Wednesday, April 25, 2007

One of the biggest things on my mind has been School 2.0. For anyone who hasn't heard of this already this is school changing from the 1.0 Industrial Age Instructional model to a new version, An Information Age collaboration model if you will. There is a lot of discussion that ebbs and flows in the blog universe, sometimes its general, sometimes its focused. To me it seems there are three major areas of change.
I. Technology has enabled a multitude of new tools that can be used for instructional tasks, both online as Web 2.0 (a whole other discussion), and for just within the classroom. Teacher must learn to adapt their content presentation skills to assimilate these tools in a day to day fashion in order to help prepare students for their own use of these tools in their lives.
II. The exponential increase in information and the freedom of access to that information means that students must be taught not just the tools for access but new skills for evaluating the quality, reliability, and usefulness of that information. Students can no longer accept that it's OK because it's in the book mentality. (An attitude that at least one of my teachers in high school hated anyway) They must also how to avoid falling into the temptations and distractions that run side by side with this information access. Playing games, watching videos, looking up friends in My Space, Text Messaging buddies across the room... Banning these things from the classroom avoids them but does not teach the students necessary skills that will help keep them on task as adults in the workplace.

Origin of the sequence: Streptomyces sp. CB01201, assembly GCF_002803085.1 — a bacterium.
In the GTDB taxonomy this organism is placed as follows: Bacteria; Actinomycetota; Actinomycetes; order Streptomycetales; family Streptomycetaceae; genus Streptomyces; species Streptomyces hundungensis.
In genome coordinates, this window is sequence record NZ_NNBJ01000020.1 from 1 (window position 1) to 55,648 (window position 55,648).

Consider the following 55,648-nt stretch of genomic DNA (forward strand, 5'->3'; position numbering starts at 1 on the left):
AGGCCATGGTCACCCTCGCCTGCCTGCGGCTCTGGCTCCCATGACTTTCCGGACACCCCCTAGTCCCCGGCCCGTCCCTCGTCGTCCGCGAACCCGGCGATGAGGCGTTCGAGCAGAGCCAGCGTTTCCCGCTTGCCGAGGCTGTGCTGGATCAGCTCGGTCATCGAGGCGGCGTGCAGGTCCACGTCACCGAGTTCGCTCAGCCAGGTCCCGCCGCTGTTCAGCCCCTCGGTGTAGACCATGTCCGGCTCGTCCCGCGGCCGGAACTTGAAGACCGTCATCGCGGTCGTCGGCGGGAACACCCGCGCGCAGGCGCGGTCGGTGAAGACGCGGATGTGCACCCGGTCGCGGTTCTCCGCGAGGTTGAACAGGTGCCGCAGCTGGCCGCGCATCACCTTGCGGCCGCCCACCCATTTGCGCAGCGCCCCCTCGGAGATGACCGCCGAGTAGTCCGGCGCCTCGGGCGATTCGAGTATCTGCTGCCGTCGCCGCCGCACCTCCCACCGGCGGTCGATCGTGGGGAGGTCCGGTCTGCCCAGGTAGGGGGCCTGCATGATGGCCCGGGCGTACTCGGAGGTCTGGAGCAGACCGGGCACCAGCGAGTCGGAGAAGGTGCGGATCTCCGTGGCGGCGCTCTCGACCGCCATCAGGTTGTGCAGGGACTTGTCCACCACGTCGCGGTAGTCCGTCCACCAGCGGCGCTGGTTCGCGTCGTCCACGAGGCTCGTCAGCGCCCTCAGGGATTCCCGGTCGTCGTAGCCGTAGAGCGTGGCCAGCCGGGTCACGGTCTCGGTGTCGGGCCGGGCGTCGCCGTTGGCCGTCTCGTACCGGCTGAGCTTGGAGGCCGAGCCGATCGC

III. The classroom itself and teaching methods need to be restructured. Not just to take advantage to the new tools and opportunities they offer, but because of the new
model' of students we are receiving in the class. Before the 1st day of school our students have been conditioned and preprogrammed to deal with technology that is rapidly changing. We have to accept that we are using a different type of raw material now and the machinery needs to be remodeled to not only deal with that, but to create the new product that is needed also. (Oops Machine Age reference)

Even among the group that discusses this (which is small compared to the group of all educators)there really is not a real specific set of tasks that must be done. That is what all the discussion is about. But I don't think the specific set can truly be reached. There is too much change that is happening too fast. By the time you narrow it down to a specific set, everything will have changed too much to fit that set. Maybe that's part of the problem, most educators were raised when the industrial age model worked, that's the way we were trained to think, just like my Machine Age reference before. In order to deal with the needs of the new students coming in we have to think in Information Age ways not Industrial ways, I'm not sure a true fix will occur unless the teachers are retaught in a major way. Right now we are in transition and maybe the true change will have to be produced by the next generation trying to fix the system which was unable to adapt quick enough in their thinking no matter how hard they tried. I find this thought to be depressing and terrifying both. Depressing because if I cannot change I will fail, terrifying in that an entire generation will be lost before true adaptive change may occur. I can foresee nothing good happening with that.

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